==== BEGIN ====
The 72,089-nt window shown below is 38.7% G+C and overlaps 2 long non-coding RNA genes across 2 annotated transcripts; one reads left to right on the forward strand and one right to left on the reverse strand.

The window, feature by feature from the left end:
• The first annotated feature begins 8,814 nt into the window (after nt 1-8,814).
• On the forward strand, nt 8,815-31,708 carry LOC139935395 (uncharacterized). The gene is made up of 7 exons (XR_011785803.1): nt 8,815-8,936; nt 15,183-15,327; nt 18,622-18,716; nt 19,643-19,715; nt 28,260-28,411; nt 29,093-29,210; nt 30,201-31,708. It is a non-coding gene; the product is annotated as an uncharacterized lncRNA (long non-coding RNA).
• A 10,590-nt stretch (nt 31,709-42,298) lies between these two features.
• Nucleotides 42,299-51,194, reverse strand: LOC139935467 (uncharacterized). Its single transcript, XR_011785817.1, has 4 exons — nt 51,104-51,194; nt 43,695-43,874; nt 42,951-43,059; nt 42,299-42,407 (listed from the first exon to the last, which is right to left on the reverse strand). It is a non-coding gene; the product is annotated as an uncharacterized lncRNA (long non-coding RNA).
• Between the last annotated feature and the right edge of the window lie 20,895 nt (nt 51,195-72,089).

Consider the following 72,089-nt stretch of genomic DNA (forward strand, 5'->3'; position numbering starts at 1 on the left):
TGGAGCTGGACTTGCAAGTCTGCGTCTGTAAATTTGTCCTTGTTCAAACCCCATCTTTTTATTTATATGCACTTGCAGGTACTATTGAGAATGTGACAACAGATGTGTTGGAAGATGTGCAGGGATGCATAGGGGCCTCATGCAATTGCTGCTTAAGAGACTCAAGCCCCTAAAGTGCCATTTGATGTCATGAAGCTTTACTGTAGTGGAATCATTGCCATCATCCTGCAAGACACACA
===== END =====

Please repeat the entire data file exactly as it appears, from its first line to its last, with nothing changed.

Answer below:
The 72,089-nt window shown below is 38.7% G+C and overlaps 2 long non-coding RNA genes across 2 annotated transcripts; one reads left to right on the forward strand and one right to left on the reverse strand.

The window, feature by feature from the left end:
• The first annotated feature begins 8,814 nt into the window (after nt 1-8,814).
• On the forward strand, nt 8,815-31,708 carry LOC139935395 (uncharacterized). The gene is made up of 7 exons (XR_011785803.1): nt 8,815-8,936; nt 15,183-15,327; nt 18,622-18,716; nt 19,643-19,715; nt 28,260-28,411; nt 29,093-29,210; nt 30,201-31,708. It is a non-coding gene; the product is annotated as an uncharacterized lncRNA (long non-coding RNA).
• A 10,590-nt stretch (nt 31,709-42,298) lies between these two features.
• Nucleotides 42,299-51,194, reverse strand: LOC139935467 (uncharacterized). Its single transcript, XR_011785817.1, has 4 exons — nt 51,104-51,194; nt 43,695-43,874; nt 42,951-43,059; nt 42,299-42,407 (listed from the first exon to the last, which is right to left on the reverse strand). It is a non-coding gene; the product is annotated as an uncharacterized lncRNA (long non-coding RNA).
• Between the last annotated feature and the right edge of the window lie 20,895 nt (nt 51,195-72,089).

Consider the following 72,089-nt stretch of genomic DNA (forward strand, 5'->3'; position numbering starts at 1 on the left):
TGGAGCTGGACTTGCAAGTCTGCGTCTGTAAATTTGTCCTTGTTCAAACCCCATCTTTTTATTTATATGCACTTGCAGGTACTATTGAGAATGTGACAACAGATGTGTTGGAAGATGTGCAGGGATGCATAGGGGCCTCATGCAATTGCTGCTTAAGAGACTCAAGCCCCTAAAGTGCCATTTGATGTCATGAAGCTTTACTGTAGTGGAATCATTGCCATCATCCTGCAAGACACACA